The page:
When I was a kid my dad would very carefully sharpen his knives with a whetstone using oil. After I discovered my oil intolerance I didn’t sharpen my knives because our whetstone had oil on it. I had no intention of becoming sick from a trace of industrial oil. As a present my mom bought me a new sharp knife.
It is a thing on beauty and I love it. I had no idea chopping things could be so easy! Thankfully she also bought me a water whetstone. Unlike the traditional stones that are whetted with oil this one is soaked in water. I don’t have a honer which apparently really helps keep knife edges straight but I could probably get one. I probably should too.
Sharpening my knives properly was kind of scary at first. I’m not terribly good at using a real whetstone, I have always simply used a cheap rolling sharpener which didn’t work terribly well. The whetstone works better. Reading has taught me that sharpening has to be done regularly so I have started doing it every other week.
The only difference between using oil and whetstone and a water whetstone is that with a water one it needs to be soaked first. I generally soak it overnight but a few hours is fine. My mom got me one with a plastic base and I have to say having a base does make it easier to use.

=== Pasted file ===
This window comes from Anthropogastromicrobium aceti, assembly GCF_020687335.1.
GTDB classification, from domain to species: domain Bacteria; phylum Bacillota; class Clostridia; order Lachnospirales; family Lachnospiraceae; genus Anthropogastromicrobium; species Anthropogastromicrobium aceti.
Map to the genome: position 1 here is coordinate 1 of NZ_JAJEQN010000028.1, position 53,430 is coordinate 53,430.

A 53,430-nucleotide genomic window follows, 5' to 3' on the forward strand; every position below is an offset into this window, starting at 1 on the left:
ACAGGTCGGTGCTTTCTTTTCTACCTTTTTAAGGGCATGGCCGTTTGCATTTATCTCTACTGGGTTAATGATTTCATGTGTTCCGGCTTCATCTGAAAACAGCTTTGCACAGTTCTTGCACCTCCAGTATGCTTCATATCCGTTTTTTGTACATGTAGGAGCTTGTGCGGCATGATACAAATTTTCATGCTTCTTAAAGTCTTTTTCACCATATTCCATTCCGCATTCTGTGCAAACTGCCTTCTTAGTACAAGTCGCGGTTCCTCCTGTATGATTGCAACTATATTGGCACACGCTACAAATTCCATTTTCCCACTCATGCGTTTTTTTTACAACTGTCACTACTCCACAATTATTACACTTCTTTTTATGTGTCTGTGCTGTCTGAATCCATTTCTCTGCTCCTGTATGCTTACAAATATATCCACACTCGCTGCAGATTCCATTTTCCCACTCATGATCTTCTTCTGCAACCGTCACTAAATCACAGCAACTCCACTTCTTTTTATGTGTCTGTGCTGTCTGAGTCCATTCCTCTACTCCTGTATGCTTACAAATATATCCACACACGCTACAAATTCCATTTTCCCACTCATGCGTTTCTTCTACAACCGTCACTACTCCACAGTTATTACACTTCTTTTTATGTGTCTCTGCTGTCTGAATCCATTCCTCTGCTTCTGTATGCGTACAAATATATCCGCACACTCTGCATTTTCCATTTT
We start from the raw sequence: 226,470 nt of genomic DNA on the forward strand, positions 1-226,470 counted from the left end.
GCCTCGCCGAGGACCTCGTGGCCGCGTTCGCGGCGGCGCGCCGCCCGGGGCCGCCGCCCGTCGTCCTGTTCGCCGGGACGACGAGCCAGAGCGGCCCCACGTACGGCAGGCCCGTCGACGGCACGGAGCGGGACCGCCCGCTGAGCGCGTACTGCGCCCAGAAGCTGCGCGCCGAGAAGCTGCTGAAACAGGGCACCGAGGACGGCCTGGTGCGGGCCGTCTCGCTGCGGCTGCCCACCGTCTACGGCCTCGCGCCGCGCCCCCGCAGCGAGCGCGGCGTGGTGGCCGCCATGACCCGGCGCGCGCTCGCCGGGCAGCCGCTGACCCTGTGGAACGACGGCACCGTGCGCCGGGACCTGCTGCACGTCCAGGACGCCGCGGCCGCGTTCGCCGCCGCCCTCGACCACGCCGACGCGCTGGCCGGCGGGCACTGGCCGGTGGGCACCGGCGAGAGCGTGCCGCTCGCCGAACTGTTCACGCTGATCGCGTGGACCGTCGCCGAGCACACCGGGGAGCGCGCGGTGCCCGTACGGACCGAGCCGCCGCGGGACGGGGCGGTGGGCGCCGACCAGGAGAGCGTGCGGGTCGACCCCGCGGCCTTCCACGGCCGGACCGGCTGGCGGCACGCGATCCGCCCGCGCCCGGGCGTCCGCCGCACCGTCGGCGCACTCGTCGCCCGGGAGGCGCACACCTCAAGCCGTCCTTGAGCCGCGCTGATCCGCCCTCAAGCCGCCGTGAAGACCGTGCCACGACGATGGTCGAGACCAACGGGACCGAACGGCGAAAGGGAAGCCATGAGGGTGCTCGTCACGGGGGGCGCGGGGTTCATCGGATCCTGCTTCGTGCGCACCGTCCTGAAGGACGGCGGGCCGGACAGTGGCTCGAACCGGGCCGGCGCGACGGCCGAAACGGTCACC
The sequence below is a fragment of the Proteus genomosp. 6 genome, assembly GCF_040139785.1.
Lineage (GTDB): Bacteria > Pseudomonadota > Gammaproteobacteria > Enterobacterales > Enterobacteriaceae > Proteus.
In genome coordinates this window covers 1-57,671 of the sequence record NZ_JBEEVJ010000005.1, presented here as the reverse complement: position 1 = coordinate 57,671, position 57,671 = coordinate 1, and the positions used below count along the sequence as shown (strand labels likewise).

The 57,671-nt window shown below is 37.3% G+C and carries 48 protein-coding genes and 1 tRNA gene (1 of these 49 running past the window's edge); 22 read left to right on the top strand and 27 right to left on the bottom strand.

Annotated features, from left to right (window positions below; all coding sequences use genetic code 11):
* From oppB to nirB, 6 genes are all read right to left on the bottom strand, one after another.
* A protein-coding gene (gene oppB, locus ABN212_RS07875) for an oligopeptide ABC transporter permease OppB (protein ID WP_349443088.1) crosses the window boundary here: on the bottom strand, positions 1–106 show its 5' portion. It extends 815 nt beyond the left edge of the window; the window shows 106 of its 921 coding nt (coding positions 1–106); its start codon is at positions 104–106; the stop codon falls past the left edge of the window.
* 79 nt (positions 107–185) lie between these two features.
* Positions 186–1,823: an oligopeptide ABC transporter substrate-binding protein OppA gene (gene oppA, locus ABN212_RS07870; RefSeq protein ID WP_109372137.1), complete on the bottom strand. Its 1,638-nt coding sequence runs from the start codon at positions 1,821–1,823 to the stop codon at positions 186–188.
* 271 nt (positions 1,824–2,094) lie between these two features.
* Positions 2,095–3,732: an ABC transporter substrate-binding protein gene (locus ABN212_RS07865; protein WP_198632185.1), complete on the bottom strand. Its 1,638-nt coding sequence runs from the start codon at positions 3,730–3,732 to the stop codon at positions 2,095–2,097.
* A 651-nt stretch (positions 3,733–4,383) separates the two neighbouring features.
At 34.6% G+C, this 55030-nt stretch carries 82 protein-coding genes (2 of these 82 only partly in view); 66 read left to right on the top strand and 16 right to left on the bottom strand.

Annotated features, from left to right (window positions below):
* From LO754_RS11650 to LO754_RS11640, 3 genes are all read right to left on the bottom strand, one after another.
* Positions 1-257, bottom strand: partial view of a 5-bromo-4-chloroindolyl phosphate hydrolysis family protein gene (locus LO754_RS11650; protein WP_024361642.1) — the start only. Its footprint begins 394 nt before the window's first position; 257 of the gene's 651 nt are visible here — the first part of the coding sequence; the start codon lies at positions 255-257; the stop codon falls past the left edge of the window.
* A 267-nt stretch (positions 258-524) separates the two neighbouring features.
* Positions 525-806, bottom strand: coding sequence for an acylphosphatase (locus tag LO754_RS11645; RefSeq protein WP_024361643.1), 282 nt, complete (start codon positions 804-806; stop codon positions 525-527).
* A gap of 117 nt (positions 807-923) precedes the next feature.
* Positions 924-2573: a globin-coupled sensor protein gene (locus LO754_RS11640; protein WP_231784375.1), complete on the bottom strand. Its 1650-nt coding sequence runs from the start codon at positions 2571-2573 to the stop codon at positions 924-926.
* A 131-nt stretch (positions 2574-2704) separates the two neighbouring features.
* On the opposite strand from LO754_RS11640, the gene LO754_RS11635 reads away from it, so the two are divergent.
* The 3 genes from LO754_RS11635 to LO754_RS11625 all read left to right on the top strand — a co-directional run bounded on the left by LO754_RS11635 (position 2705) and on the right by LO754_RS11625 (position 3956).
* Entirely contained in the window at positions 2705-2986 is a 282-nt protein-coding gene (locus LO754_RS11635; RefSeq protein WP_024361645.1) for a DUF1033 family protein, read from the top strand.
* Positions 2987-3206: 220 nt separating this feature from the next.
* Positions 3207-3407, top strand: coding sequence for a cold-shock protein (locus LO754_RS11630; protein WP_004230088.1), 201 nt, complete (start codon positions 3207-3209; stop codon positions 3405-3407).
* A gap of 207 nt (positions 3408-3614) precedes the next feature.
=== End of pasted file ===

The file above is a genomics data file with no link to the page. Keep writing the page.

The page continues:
Most of the time I will get the knife damp and then start sharpening. But because the stone has been soaked I don’t think that is completely necessary. I’ve made a short video demonstrating the technique my dad showed me.
I don’t do as many strokes as are needed to make a knife sharp but there is nothing quite like seeing something done. The first stroke I made was at the wrong angle and I had to start again.
My dad told me to angle the knife so that it feels as if you are slicing off part of the whetstone. It takes a few tries to find the proper rhythm, but it gets easier with time. The sound when it is at the right angle is distinctive and I always listen as much as I try and gauge the feel.
I keep my water whetstone in its original box when not in use and you might notice in the picture of the box that it is a little warped. This is because one time I did not completely dry the stone out before putting it away. It takes almost two days to dry out where I live, which has fairly dry air. I know this because bread doesn’t mold when left out, it dries into a hard rock. I imagine in a place with higher humidity there might be a bit more of a difficulty getting the stone completely dry. Which is the only downside I can see to the water stone. Over all I think it is a great piece of equipment.